Let's say you're working, raising your three kids, and sometimes bickering with your doctor-husband. You practice yoga, you run long-distance. You're even a lifelong subscriber to Prevention magazine.
You're turning 46 soon and feel ready to take a deep breath: Your oldest daughter is going off to college, you have a blossoming sophomore in high school as well as a maturing fourth grader.
And then you hear the words that will forever change your life: "Just to be safe, I think we should biopsy."
I have just finished reading brutally honest account of Gail Konop Baker's brush with breast cancer: Cancer is a Bitch: Or, I’d Rather Be Having a Midlife Crisis.
It's just out (Oct. 2008) and I have a disclaimer: Gail and I were fellow columnists at Literary Mama and I'd followed her Bare Breasted Mama column since its first post.
Her story couldn't be more ironic: In real life, Gail was busy writing her novel -- with a protagonist who happens to have been diagnosed with breast cancer -- when real life intervened. Gail was diagnosed with breast cancer, launching her into a yearlong struggle to combat and comprehend the turn her life has taken. Even more ironic, Gail's husband is a radiologist!
If you're expecting a downer, Cancer is a Bitch isn't it. Sometimes, I caught myself laughing. This is a cancer memoir. Why am I laughing? Because Gail is your everyday mom living in Wisconsin. She's just like me -- and you. She got hit hard by cancer and figured out how to keep her head high. It's a lesson anyone can use.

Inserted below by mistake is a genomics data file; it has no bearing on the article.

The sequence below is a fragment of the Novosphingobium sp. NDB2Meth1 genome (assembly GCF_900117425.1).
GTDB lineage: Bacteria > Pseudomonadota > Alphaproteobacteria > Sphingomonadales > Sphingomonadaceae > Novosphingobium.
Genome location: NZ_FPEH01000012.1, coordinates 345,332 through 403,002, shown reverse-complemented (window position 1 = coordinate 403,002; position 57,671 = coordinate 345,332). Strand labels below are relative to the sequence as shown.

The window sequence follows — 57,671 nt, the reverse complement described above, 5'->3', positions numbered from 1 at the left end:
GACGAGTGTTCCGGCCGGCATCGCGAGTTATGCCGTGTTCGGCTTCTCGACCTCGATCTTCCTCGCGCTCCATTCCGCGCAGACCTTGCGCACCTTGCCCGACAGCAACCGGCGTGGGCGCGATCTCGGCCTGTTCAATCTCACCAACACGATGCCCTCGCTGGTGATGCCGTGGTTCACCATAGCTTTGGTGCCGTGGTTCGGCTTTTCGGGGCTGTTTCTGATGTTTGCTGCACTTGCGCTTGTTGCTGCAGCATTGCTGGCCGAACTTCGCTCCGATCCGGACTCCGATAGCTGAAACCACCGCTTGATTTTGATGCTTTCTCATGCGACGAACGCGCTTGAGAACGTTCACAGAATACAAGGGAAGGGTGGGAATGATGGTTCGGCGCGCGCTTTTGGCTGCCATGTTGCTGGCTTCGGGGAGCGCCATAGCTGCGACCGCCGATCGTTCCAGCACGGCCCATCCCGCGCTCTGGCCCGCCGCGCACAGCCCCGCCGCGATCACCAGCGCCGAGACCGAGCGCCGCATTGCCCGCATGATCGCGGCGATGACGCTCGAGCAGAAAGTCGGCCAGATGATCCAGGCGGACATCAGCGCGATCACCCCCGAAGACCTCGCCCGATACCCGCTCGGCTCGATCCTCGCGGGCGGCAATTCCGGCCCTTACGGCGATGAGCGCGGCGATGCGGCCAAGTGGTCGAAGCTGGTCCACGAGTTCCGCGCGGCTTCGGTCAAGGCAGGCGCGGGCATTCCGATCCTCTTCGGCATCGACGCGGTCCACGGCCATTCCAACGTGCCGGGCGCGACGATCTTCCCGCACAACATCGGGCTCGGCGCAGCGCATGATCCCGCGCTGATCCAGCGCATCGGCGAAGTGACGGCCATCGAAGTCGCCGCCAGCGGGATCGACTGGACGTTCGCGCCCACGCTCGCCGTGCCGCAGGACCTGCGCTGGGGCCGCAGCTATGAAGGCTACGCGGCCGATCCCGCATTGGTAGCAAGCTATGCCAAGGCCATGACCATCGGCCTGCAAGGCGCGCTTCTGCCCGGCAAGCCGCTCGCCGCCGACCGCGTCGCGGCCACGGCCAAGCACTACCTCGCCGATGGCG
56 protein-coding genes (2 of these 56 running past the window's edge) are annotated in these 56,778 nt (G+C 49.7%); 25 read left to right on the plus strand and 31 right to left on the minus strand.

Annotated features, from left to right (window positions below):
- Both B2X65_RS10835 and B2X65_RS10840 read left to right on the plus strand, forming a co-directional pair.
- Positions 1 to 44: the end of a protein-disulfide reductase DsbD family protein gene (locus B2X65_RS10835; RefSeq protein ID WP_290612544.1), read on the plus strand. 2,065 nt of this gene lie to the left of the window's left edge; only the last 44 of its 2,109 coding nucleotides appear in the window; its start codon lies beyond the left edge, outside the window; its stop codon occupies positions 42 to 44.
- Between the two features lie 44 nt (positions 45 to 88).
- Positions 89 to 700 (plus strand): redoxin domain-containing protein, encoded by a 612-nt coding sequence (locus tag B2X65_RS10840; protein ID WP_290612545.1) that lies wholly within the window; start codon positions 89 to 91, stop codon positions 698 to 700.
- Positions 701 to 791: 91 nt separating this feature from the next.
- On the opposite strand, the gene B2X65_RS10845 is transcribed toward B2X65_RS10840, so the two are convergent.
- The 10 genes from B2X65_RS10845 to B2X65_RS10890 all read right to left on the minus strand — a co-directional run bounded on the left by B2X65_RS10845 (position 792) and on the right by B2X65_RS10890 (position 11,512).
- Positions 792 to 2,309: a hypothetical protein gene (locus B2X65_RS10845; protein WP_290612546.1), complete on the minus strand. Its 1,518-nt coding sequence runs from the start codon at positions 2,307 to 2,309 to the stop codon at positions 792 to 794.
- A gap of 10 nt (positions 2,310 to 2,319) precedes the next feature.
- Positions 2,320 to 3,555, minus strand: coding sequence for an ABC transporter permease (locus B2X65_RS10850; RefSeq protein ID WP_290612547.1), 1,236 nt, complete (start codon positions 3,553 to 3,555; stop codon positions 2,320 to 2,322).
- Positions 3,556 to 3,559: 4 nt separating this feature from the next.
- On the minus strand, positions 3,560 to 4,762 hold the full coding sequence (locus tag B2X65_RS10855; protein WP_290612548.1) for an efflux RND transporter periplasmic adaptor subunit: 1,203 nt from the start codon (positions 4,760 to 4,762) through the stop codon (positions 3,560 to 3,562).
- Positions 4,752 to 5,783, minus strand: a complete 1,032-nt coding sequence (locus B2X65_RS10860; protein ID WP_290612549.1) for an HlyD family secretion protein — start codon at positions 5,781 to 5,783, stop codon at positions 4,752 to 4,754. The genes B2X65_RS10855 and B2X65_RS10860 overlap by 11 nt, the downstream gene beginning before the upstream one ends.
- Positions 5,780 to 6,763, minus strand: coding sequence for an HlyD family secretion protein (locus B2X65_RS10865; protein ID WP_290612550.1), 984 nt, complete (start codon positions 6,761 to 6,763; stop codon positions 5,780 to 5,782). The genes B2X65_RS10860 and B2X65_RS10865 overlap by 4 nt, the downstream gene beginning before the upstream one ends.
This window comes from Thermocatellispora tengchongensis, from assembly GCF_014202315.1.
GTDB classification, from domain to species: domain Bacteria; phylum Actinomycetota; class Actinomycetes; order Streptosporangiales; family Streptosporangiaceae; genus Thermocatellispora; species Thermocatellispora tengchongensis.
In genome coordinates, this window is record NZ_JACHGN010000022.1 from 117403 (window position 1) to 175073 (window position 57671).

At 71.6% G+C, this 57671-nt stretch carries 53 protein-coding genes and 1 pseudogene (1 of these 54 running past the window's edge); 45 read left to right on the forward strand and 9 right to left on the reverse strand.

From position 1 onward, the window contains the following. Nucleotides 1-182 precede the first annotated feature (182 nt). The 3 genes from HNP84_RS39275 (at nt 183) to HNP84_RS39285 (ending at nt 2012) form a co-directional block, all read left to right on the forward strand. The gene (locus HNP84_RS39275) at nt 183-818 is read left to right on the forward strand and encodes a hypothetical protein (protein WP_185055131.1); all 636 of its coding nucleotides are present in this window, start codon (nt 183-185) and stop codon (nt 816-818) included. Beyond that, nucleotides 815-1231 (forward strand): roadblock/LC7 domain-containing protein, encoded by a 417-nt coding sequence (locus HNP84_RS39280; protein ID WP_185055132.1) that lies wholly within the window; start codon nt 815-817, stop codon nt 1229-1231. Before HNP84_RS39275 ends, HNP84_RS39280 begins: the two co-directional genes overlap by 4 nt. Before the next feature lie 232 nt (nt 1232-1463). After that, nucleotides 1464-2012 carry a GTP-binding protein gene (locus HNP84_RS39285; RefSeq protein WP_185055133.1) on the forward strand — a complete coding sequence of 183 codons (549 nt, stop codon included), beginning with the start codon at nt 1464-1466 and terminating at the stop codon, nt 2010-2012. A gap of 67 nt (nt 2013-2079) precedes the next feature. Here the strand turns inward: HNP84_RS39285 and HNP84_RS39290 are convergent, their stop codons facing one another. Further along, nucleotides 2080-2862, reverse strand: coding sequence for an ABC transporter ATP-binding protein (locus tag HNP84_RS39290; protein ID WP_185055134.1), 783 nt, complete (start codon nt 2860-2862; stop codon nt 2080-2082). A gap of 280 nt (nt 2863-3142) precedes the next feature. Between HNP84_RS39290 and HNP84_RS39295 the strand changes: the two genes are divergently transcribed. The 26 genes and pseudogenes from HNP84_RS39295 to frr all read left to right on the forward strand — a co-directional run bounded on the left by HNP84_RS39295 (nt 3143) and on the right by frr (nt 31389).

Moreover, Gail tells the truth without softening the edges. Gail's descriptions about her marriage are incredibly honest. (I have to ask Gail if her husband read the first draft and what he said).
Like this passage, soon after her diagnosis:
"And if I wanted to cheat on Mike, which I never have, but am so mad at him, I'm thinking I might want to now... who would want a woman who'd had cancer? And it occurs to me that my butchered breast down's bother him because it brands me: Undesirable Woman."
My single dad blogger friend, Depot Dad, was also diagnosed with cancer recently. He's also balancing work and parenting -- oh, and his health. I'm amazed at how he's holding it all together, too.
Have you ever had a scary health diagnosis? How did you balance it all?